Doesn't Just Strike Older Adults
By Dr. Robert J. Wityk, ABCNEWS.com
In many patients,
particularly in the 40-50 year old range, strokes are due to premature
atherosclerosis, the same disease which causes heart attack and
"hardening of the arteries."
typically have risk factors for atherosclerosis, such as hypertension,
diabetes, smoking and elevated cholesterol. Often there is a family
history of stroke or heart disease at a young age.
are several times more likely to have a stroke at a young age than
whites, even if risk factors are taken into account. The reason
for this difference is not known.
also occur in young patients without risk factors for atherosclerosis,
but the causes are diverse and can be difficult to diagnose given
the uncommon nature of these diseases.
In the evaluation
of a young stroke patient, physicians evaluate three basic areas
to determine the cause: the heart, the blood vessels supplying the
brain, and the blood clotting system.
heart disease is a leading cause of stroke in children. People with
artificial heart valves must often be kept on anticoagulants ("blood
thinners") to prevent clots from forming on the valves.
conditions, such as mitral valve prolapse, may produce clots,
but these are infrequent and can usually be managed with medicines
such as aspirin effectively.
a heart valve, referred to as endocarditis, is a serious
medical condition that can cause bits of infected clot to travel
to the brain, causing both stroke and aneurysms.
can occur in patients with damaged heart valves (e.g. with a history
of rheumatic fever) or can occur on normal valves in people who
abuse intravenous drugs using contaminated needles or non-sterile
source of clots in the heart is a patent foramen ovale (PFO)
a small hole in the heart that potentially allows blood from
the veins to get into the arteries.
PFO's are present
in everyone at birth, but close off in about 80 percent of people.
This means that about 20 percent of young adults have a PFO as a
potential source of a clot.
this remains controversial, as the chance of having a stroke from
a PFO is quite small. However, for patients with recurrent problems
due to a PFO, closure of the hole or use of blood thinners may be
A variety of
diseases of the blood vessels leading to the brain can cause stroke
in young adults.
dysplasia is a condition in which there is thickening of the
wall of blood vessels anywhere in the body. When it occurs in the
arteries in the neck, alteration of blood flow or small clots can
dissection causing stroke is a condition that seems most common
in people around the age of 40.
The inner lining
of the artery tears, leading either to complete blockage of the
artery or formation of a clot that can travel into the brain.
can occur due to trauma to the head or neck, or can occur spontaneously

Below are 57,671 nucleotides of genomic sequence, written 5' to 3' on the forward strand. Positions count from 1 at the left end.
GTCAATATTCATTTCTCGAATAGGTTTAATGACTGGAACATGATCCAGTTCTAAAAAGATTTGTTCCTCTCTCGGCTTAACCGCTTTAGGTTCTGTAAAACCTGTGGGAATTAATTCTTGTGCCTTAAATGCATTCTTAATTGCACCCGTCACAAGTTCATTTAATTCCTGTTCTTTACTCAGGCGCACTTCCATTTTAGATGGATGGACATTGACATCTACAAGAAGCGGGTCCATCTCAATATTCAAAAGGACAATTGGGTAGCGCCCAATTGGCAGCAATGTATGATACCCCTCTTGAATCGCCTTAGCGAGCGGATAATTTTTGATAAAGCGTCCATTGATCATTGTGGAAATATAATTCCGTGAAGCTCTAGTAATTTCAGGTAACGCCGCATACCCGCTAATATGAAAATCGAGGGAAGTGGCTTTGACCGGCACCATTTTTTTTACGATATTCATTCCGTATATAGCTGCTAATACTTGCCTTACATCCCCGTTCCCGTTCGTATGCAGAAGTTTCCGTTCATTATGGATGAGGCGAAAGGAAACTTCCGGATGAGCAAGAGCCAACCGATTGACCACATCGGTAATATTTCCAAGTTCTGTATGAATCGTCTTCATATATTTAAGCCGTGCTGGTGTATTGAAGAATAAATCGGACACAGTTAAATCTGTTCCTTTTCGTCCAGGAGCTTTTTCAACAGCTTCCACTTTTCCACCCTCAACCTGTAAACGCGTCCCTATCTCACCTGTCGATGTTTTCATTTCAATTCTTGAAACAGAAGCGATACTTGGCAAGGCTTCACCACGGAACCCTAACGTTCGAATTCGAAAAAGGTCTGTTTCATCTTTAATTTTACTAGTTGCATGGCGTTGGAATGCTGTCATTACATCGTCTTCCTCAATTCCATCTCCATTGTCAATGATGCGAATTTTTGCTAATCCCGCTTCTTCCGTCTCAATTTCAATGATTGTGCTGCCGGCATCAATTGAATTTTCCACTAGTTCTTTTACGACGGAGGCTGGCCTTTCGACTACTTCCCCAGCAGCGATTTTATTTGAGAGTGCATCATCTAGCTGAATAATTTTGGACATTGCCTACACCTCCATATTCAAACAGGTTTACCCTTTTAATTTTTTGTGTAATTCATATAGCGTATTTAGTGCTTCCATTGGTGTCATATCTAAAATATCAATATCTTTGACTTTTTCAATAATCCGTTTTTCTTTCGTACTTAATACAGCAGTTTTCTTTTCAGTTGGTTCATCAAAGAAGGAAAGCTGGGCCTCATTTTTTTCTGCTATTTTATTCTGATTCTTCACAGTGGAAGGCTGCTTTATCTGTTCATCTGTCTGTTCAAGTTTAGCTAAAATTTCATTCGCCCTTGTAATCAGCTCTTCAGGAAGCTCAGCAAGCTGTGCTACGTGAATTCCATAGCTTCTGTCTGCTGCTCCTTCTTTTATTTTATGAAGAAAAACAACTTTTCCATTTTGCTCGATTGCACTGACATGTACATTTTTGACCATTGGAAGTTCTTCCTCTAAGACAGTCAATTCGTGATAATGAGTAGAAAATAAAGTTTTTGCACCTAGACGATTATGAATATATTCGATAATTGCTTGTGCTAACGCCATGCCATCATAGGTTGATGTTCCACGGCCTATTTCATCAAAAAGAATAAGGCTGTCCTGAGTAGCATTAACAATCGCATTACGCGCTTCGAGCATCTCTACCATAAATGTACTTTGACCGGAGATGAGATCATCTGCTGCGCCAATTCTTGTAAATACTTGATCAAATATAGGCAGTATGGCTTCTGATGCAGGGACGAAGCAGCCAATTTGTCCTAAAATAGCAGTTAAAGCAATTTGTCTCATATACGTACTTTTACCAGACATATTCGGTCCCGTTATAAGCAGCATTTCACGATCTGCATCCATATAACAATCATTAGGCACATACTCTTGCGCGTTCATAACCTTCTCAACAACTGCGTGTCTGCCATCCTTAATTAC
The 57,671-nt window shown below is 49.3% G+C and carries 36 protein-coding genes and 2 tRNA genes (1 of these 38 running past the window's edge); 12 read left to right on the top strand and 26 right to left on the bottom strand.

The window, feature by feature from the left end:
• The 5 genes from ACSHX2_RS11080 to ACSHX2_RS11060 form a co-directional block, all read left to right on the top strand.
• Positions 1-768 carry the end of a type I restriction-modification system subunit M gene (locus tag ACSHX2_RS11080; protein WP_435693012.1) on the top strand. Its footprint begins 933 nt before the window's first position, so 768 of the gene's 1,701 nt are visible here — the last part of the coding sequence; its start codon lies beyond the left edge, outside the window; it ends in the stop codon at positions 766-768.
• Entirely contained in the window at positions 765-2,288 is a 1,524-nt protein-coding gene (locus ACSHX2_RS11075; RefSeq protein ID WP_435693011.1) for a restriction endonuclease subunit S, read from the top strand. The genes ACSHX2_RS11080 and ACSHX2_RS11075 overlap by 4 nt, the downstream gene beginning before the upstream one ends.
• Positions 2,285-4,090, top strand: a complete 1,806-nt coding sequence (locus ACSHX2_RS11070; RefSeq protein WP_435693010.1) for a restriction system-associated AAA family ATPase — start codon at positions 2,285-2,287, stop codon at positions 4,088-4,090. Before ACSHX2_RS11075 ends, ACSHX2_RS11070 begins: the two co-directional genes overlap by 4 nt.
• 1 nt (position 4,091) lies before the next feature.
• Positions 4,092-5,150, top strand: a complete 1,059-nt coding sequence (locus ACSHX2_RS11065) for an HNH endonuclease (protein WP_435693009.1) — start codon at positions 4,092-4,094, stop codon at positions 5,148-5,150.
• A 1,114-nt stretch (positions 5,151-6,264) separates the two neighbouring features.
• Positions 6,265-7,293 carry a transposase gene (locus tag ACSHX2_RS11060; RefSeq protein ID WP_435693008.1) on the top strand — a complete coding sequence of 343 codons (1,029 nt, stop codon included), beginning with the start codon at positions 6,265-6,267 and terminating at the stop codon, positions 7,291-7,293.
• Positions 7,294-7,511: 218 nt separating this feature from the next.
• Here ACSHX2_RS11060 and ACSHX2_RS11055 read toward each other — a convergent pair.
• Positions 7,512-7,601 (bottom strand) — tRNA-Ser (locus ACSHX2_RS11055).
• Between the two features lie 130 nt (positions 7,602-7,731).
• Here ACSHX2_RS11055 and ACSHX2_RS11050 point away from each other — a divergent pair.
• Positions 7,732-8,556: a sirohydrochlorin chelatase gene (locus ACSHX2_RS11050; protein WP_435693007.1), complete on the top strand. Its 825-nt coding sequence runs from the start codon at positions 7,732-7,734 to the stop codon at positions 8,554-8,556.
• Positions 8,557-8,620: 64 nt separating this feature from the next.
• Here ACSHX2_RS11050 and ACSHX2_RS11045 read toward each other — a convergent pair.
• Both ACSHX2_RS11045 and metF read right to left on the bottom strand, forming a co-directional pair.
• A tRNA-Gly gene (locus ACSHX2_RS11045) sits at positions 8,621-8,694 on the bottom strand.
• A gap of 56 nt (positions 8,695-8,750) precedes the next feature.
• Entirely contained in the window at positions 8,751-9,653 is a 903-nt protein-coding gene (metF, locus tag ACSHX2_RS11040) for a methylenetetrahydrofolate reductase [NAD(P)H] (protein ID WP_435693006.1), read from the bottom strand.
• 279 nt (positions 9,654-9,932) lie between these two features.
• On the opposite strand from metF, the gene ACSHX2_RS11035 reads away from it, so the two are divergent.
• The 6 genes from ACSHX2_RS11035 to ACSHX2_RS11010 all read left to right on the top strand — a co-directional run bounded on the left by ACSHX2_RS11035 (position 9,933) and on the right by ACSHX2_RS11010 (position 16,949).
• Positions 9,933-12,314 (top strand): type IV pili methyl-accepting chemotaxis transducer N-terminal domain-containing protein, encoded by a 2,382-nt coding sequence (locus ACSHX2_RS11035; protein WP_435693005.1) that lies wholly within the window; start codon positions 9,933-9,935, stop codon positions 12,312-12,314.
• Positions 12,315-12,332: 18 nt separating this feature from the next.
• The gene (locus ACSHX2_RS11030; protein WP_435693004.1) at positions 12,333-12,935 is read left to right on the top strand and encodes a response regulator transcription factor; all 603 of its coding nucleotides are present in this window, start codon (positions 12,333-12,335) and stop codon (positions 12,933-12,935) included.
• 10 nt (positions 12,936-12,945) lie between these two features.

with minor activity such as sneezing or head turning.
The cause of
this condition is not entirely clear, and why it occurs most commonly
in this age group is unknown.
Richard Harris had this type of stroke. Even though with his age,
low blood pressure and low cholesterol, he would be considered at
low risk for a stroke.
is a rare condition where there is inflammation of the blood vessels
in the brain. This is sometimes associated with inflammation in
other blood vessels in the body, or sometimes the inflammation is
limited to the brain alone.
There are a
number of blood disorders that cause stroke due to an excessive
tendency for the blood to clot. Many of these are rare inherited
anemia is the most common blood disorder that causes stroke
in young adults and children.
syndrome is a disorder that is associated with systemic lupus
erythematosis and can cause blood clotting any where in the body.
There are a
variety of common factors that may rarely lead to stroke in young
adults. Patients with migraine, for example, may on rare occasions
have a stroke during a migraine attack.
The use of
oral contraceptives is associated with stroke. The overall risk
is very low, except for women who are older then 35 years old, who
smoke and who have migraine headaches.
medical and neurological evaluation is important in young people
with stroke in order to plan treatment and give a prediction of
the risk of future stroke.
Despite a comprehensive
evaluation using all the current tools of modern medicine, no cause
is found in about 30 percent of young stroke patients.
Stroke in young
adults is often devastating to patients and their families due to
the unexpectedness of the event, as well as the loss of independence
and function occurring in someone in the prime of their life.
younger people tend to have a better chance of recovery, and with
extensive rehabilitation, young stroke patients can learn to adapt
to their deficits and many can return to their previous jobs.
Wityk is an Assistant professor of Neurology and Medicine as well
as Director of clinical stroke services at Johns Hopkins Hospital.
He specializes in strokes and related disorders.
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